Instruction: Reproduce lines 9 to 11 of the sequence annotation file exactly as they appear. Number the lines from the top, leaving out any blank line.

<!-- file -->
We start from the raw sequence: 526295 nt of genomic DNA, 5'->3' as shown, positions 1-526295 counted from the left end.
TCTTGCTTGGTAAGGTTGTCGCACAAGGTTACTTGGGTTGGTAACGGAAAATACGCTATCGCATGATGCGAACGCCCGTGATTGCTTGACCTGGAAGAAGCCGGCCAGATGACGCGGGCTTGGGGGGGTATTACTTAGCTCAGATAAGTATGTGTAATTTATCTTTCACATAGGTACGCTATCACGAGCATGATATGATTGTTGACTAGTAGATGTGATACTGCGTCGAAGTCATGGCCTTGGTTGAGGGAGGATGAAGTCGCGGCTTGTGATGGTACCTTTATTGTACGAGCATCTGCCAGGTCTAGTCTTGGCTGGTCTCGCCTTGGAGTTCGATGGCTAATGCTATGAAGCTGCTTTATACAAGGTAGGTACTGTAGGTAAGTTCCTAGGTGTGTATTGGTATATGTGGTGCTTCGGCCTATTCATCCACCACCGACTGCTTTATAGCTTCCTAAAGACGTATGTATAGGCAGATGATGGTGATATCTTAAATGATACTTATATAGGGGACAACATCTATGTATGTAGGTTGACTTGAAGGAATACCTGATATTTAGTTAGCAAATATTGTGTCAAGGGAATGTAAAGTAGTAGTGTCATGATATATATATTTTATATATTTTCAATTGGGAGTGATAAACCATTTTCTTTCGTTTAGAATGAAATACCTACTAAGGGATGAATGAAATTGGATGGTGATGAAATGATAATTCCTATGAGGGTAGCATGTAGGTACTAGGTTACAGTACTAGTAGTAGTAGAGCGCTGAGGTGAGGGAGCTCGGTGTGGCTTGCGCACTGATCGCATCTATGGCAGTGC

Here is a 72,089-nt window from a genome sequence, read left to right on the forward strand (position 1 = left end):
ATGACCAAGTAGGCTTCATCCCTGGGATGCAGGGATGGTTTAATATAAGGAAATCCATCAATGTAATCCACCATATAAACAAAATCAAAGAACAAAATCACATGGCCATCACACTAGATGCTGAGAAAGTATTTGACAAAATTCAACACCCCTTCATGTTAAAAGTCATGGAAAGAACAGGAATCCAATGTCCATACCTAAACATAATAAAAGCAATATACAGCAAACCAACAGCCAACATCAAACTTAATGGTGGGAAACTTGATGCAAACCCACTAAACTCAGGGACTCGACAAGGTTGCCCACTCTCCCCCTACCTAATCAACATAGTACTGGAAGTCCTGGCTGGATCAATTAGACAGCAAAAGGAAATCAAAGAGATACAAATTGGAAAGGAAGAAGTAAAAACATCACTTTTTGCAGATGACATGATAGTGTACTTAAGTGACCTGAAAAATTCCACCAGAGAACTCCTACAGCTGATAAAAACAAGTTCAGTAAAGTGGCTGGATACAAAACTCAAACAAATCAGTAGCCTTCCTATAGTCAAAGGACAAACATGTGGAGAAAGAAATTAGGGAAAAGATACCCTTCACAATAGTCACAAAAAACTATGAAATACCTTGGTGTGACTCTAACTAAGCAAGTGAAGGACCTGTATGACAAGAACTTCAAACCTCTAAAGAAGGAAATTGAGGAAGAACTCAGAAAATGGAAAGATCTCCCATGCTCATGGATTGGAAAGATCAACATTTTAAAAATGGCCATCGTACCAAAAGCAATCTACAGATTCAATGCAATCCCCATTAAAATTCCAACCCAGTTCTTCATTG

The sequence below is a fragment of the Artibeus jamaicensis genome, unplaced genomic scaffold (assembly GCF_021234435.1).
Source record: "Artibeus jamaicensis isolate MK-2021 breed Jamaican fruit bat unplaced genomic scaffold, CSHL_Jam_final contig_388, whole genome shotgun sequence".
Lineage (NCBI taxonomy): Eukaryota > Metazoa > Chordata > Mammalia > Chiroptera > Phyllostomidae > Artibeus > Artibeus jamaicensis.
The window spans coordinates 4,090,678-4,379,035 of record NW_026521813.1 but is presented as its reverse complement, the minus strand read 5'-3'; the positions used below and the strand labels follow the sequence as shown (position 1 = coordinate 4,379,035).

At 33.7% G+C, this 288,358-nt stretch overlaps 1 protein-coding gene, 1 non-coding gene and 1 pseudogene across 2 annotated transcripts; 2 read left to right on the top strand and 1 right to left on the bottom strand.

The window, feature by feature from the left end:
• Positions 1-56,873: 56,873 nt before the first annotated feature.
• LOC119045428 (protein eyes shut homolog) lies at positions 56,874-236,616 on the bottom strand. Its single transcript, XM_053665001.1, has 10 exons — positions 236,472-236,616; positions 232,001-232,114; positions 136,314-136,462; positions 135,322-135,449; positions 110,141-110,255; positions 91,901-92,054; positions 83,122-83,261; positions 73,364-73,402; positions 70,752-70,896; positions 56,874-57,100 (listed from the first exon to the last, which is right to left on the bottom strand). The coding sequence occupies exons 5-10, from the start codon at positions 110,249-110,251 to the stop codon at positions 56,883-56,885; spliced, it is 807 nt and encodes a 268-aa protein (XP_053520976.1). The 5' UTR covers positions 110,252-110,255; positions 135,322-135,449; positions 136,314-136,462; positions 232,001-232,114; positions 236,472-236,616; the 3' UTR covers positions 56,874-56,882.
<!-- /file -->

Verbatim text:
At 33.7% G+C, this 288,358-nt stretch overlaps 1 protein-coding gene, 1 non-coding gene and 1 pseudogene across 2 annotated transcripts; 2 read left to right on the top strand and 1 right to left on the bottom strand.

The window, feature by feature from the left end:
• Positions 1-56,873: 56,873 nt before the first annotated feature.